When a couple gets trapped in ongoing distress and reactivity, each partner feels a lack of ability to turn things around. Each concludes the other needs to change in order to reduce tension, upset, distancing, or discontent. As if taking a victim role, each believes they have no power to influence the situation.
A major turning point comes when partners discover the power to change their dynamic. This occurs when someone makes a new move in the dance that gets better results. In our coaching practice, we often help partners make new moves. An example is when a normally avoidant person discovers the positive impact of moving toward their upset partner. This is a dance move opposite of the self-protective distancing they normally do. They find out the power of this new dance step in that it actually calms the tension they typically attempt to dance away from.
Until such new steps are discovered, partners feel they have little power to get better results and reduce the degree of upset, distress or distancing in their relationship.
Nothing could be further from the truth. We are continuously exerting a powerful impact on our partner and on how our relationship functions. When one person in the relationship starts demanding that the other change — by complaining or criticizing, for example — it will be heard as a threat to feeling safe and secure. This is because nobody knows how to change on demand (just try it). So hearing critical remarks about oneself usually feels like you cannot just be in the relationship as you are. And since nobody knows how to change who they are, you feel in danger of being rejected, of being thrown out of the relationship unless you somehow shape up and become a better person.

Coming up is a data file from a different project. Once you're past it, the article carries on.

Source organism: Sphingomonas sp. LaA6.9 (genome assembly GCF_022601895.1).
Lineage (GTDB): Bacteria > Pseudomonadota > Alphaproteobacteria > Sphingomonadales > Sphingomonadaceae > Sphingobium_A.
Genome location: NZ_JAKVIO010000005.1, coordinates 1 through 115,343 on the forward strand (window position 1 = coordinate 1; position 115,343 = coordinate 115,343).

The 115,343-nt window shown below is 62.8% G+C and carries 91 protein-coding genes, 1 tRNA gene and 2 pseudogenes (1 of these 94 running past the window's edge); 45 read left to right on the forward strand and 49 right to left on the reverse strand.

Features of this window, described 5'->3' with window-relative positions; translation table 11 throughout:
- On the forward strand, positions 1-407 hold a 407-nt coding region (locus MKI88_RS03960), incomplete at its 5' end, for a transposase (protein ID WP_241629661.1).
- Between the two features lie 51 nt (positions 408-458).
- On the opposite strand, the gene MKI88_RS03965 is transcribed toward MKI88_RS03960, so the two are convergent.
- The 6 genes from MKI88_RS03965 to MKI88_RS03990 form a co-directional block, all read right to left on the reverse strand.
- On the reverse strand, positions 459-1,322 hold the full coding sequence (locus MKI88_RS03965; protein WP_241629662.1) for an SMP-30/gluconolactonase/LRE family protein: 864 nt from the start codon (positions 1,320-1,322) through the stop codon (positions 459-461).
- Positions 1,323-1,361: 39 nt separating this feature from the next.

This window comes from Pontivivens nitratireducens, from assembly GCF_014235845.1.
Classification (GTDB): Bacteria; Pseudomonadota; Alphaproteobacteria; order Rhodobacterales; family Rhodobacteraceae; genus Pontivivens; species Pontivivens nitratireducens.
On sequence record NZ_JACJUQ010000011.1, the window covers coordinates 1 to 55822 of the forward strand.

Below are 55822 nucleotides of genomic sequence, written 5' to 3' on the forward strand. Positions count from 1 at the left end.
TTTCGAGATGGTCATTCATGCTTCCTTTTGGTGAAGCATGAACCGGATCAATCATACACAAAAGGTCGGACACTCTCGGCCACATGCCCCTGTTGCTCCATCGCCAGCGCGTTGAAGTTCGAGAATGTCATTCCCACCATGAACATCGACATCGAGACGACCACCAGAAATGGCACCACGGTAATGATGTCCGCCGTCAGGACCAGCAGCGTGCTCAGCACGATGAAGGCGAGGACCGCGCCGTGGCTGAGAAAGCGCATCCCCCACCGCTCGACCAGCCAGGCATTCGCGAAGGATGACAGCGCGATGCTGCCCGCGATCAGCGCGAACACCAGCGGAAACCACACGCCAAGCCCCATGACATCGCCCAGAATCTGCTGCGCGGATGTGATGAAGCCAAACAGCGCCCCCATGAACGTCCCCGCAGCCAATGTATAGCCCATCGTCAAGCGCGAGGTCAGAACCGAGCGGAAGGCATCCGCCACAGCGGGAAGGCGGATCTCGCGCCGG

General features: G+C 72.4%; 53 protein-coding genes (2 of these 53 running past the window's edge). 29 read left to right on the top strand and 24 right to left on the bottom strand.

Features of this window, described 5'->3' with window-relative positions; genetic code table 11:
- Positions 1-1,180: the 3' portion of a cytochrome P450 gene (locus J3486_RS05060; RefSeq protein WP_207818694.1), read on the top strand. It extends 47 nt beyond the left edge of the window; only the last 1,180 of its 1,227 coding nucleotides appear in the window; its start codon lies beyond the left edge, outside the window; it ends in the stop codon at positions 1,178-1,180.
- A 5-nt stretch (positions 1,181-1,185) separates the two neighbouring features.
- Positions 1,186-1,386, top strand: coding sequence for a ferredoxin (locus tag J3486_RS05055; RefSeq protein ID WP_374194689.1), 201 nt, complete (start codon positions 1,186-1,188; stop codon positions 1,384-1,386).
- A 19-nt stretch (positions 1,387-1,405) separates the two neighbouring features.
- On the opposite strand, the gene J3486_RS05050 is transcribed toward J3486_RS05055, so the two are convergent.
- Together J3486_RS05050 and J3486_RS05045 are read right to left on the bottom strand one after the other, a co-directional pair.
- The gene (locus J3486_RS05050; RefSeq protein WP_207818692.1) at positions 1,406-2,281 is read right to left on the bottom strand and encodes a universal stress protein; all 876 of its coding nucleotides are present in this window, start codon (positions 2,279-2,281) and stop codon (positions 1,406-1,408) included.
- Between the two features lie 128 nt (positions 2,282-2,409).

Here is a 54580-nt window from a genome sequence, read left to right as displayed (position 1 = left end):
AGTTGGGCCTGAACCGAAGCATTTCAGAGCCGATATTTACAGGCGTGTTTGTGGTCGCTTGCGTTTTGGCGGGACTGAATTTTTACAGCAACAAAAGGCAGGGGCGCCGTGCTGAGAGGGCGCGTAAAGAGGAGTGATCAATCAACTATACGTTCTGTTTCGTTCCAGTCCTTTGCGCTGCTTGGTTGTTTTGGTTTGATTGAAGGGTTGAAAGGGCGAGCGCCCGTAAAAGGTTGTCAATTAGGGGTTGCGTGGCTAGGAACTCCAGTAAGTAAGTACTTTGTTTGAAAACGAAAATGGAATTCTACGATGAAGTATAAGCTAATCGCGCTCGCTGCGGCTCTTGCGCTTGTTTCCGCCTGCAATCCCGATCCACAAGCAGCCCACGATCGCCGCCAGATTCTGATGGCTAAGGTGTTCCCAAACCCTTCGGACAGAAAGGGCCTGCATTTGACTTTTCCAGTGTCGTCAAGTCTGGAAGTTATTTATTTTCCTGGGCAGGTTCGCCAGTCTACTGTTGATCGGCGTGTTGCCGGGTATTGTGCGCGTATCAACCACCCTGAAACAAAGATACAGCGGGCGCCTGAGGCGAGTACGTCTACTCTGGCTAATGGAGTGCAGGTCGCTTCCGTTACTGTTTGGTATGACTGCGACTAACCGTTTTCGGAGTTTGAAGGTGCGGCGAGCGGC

Of course, this triggers insecurity, and, as a result, more insecure behavior and reactivity. When criticized, for example, the receiving partner will likely try to self-defend, distance, avoid, ignore, or shut down. This is not the hoped-for result, so feeling even more insecure and unheard, the complaining partner will escalate the level of criticism, still assuming it’s a powerful tool for change.
Criticism does, of course, have a powerful impact, but unfortunately only to make things feel more unstable and insecure. So it won’t seem you are having an impact because you are not getting the results you need. But it’s vital to realize that you are always having a big impact on your partner. Your words and actions directly impact how your relationship feels — secure or insecure. Even the most innocuous behavior — say, simply avoiding and hoping things will calm down — will have an effect. As they say, not communicating is communicating. Your partner will see it as a sign that you don’t care enough about them to show up, which will, of course, generate more insecurity.